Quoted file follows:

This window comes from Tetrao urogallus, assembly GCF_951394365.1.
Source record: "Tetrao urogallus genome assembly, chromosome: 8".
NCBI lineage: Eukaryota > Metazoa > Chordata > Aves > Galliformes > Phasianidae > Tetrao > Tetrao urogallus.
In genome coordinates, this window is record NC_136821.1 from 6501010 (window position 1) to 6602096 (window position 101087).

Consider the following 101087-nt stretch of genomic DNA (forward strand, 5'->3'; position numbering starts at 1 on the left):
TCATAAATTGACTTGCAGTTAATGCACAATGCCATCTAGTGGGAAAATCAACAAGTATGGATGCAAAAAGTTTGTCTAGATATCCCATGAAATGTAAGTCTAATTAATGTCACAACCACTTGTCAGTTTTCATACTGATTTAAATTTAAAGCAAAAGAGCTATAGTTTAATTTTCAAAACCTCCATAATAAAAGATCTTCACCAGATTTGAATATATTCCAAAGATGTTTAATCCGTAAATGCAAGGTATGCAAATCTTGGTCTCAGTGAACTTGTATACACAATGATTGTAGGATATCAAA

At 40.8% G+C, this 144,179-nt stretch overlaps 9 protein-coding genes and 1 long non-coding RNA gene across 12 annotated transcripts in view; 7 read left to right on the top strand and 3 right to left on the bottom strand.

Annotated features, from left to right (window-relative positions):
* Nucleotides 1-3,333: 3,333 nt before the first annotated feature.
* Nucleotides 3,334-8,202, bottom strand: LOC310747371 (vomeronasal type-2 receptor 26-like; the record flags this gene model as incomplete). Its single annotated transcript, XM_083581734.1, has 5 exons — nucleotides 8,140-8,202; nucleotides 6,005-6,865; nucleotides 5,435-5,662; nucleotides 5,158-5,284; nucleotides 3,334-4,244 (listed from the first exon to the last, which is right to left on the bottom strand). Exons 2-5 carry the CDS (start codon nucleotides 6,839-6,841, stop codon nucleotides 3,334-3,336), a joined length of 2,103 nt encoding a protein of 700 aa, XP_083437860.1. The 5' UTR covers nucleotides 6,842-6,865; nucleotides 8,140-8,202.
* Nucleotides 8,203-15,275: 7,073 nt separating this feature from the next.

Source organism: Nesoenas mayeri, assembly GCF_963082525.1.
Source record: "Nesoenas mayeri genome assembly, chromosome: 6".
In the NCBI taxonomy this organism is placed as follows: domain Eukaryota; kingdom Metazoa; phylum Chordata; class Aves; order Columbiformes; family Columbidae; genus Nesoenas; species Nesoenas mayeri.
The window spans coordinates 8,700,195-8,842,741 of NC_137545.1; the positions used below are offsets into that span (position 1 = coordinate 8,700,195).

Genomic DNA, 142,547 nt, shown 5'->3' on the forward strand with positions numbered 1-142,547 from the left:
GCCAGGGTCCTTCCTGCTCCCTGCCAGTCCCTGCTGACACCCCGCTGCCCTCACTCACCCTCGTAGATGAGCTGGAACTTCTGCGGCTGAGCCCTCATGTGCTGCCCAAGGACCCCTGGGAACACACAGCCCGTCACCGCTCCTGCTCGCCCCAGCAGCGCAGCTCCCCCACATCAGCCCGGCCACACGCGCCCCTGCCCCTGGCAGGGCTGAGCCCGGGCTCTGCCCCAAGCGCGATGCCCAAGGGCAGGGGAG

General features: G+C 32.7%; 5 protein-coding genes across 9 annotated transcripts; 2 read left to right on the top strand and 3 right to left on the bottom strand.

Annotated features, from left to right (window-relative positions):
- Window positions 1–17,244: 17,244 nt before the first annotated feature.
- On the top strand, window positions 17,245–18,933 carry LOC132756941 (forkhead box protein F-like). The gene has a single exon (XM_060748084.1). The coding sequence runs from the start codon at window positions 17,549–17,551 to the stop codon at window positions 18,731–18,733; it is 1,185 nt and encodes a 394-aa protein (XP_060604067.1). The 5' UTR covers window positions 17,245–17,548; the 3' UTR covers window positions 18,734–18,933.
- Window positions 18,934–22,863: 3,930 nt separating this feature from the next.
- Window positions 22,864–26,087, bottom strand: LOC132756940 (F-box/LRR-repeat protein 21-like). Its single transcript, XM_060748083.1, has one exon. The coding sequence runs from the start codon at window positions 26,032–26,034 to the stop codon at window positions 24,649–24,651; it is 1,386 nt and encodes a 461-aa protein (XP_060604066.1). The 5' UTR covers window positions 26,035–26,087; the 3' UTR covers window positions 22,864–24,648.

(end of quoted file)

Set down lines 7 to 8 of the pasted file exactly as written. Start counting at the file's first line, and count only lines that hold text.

At 40.8% G+C, this 144,179-nt stretch overlaps 9 protein-coding genes and 1 long non-coding RNA gene across 12 annotated transcripts in view; 7 read left to right on the top strand and 3 right to left on the bottom strand.

Annotated features, from left to right (window-relative positions):